Where Are Today's STEM Students?

Look no further than Rutgers University, where one professor has dedicated his life to helping Black, Latino and other traditionally underrepresented undergrads pursue careers in science, technology, engineering and math.

Born in Trinidad, Dr. Kamal Khan had parents who placed a high priority on academics. That's what prompted Khan to finish his senior year of high school in New Jersey, where his uncle, a family physician and role model, ran a private practice.

But after earning his master's degree in public health from Rutgers University, Khan quickly discovered that "as a foreign student, you have limited opportunities in the United States if you want to go to medical school." So Khan got his M.D. from University Eugenia Maria De Hostos in the Dominican Republic and then returned to the United States to dedicate his life to helping Black, Latino and other underrepresented students pursue careers in the STEM (science, technology, engineering and mathematics) fields.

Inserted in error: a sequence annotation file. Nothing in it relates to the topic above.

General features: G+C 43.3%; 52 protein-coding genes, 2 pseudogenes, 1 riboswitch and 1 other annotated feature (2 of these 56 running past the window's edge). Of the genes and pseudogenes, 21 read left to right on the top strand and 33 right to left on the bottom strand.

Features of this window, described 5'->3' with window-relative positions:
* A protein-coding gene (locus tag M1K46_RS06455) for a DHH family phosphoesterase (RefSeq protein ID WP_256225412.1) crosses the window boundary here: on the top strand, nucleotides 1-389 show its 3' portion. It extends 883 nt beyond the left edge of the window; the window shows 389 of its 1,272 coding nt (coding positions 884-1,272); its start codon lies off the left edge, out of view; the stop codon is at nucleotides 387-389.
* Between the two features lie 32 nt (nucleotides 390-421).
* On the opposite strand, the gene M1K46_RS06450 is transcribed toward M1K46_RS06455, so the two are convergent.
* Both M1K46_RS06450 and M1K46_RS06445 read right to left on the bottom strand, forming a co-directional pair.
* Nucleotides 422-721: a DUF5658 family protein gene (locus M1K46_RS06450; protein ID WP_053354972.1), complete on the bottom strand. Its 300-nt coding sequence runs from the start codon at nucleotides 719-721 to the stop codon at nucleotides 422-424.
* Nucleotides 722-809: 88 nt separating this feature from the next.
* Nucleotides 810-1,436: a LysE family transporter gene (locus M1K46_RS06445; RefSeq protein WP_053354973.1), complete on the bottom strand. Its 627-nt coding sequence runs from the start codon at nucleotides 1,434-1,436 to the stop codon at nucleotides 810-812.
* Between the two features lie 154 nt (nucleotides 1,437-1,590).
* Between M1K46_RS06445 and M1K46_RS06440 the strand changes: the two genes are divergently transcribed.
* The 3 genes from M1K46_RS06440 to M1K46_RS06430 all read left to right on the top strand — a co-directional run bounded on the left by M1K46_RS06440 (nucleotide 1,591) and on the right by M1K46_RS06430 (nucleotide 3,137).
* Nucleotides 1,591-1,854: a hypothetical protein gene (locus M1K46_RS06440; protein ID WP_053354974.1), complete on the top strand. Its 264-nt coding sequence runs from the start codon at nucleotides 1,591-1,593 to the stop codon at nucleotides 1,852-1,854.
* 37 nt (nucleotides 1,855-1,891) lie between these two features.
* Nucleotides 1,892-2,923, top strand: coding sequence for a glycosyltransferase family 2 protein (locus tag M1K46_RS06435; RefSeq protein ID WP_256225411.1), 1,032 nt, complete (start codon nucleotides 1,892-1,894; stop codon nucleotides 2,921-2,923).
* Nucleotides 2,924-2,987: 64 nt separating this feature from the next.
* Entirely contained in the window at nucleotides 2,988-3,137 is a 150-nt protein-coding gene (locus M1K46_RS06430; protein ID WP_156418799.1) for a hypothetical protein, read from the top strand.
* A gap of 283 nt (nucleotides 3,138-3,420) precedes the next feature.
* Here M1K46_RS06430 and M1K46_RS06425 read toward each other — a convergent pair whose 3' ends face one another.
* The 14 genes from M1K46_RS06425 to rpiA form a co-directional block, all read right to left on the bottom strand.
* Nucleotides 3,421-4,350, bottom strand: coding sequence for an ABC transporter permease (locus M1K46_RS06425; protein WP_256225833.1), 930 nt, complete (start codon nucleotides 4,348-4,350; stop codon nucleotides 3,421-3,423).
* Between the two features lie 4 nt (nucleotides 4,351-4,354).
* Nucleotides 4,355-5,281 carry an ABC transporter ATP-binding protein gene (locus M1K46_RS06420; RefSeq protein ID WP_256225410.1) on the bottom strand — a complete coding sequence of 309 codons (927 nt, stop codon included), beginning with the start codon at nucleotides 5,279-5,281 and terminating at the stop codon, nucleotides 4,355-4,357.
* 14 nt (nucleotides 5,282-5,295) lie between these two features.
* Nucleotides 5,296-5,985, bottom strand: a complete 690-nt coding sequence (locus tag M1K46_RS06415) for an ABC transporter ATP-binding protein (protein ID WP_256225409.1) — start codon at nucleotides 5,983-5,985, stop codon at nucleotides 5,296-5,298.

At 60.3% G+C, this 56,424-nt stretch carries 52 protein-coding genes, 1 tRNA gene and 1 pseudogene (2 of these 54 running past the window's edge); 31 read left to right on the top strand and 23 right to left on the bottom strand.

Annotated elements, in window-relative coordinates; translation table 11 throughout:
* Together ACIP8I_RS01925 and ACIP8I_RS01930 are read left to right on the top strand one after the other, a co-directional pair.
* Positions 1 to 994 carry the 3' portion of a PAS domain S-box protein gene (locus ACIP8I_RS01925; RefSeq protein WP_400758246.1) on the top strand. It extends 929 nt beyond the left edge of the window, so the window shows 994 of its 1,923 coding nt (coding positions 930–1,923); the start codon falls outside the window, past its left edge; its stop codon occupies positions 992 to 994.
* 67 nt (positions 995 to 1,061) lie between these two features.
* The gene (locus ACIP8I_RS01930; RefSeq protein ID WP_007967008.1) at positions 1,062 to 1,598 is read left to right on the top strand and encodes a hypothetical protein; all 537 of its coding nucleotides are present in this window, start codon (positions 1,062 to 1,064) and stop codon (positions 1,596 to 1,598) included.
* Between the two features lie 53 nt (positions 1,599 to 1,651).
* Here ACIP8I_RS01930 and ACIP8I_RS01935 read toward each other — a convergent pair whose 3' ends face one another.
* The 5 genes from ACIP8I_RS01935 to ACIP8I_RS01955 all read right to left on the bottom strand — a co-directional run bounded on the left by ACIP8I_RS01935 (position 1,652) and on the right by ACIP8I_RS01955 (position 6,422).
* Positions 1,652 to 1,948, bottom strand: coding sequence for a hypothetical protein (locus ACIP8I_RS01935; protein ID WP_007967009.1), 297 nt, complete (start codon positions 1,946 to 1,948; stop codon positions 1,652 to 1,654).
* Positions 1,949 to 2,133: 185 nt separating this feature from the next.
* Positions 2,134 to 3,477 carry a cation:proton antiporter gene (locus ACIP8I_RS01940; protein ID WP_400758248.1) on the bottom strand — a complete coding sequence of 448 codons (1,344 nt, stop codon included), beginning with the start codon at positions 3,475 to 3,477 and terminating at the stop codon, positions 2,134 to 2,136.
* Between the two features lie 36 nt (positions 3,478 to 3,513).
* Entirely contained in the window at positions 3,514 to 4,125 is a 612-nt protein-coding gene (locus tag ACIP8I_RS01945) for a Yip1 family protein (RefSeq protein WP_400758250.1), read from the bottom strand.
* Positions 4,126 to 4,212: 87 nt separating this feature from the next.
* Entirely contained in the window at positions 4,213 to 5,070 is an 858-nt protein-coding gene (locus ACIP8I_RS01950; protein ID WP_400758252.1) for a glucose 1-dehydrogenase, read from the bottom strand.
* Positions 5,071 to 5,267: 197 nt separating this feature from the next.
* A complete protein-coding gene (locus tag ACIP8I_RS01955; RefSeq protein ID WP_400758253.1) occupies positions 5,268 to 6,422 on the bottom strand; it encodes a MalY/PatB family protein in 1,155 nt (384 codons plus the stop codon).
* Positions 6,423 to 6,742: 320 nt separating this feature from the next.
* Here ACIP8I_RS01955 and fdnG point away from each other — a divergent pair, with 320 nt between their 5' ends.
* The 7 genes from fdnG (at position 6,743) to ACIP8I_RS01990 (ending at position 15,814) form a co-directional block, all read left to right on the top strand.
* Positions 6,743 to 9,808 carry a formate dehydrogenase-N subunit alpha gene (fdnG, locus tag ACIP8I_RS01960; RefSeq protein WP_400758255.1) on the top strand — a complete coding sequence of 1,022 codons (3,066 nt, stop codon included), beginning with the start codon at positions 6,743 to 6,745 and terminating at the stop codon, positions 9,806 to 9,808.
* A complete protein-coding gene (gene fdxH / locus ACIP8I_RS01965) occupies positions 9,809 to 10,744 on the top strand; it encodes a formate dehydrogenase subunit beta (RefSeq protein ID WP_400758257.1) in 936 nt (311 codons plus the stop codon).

In 1985, while serving as an instructor at Robert Wood Johnson University Hospital, Khan cofounded the Rutgers University Office of Diversity and Academic Success in the Sciences (ODASIS), whose Access-Med program prepares promising undergrads from economically and/or academically disadvantaged groups for STEM careers with emphasis on health-allied professions. Today, Khan's program serves about 500 at-risk undergrads annually, and in 2009, 86 percent were accepted to medical school.

"It's all about increasing the numbers," says the associate director, noting that the year ODASIS began, only one Rutgers student had gone into the medical profession.

When Khan isn't pushing undergrads to "give it their all," he's creating a feeder pool of potential STEM students by working with local students as early as ninth grade through four separate college-prep programs. A tireless and charismatic leader, Khan also serves as faculty adviser to Rutgers' Islamic Society, the West Indian Student Organization and the Department of Africana Studies.

Last year, Khan was recognized with the AspiringDocs.org Recognition Award from the Association of American Medical Colleges for helping to close the disparities gap in the med-school application pool.

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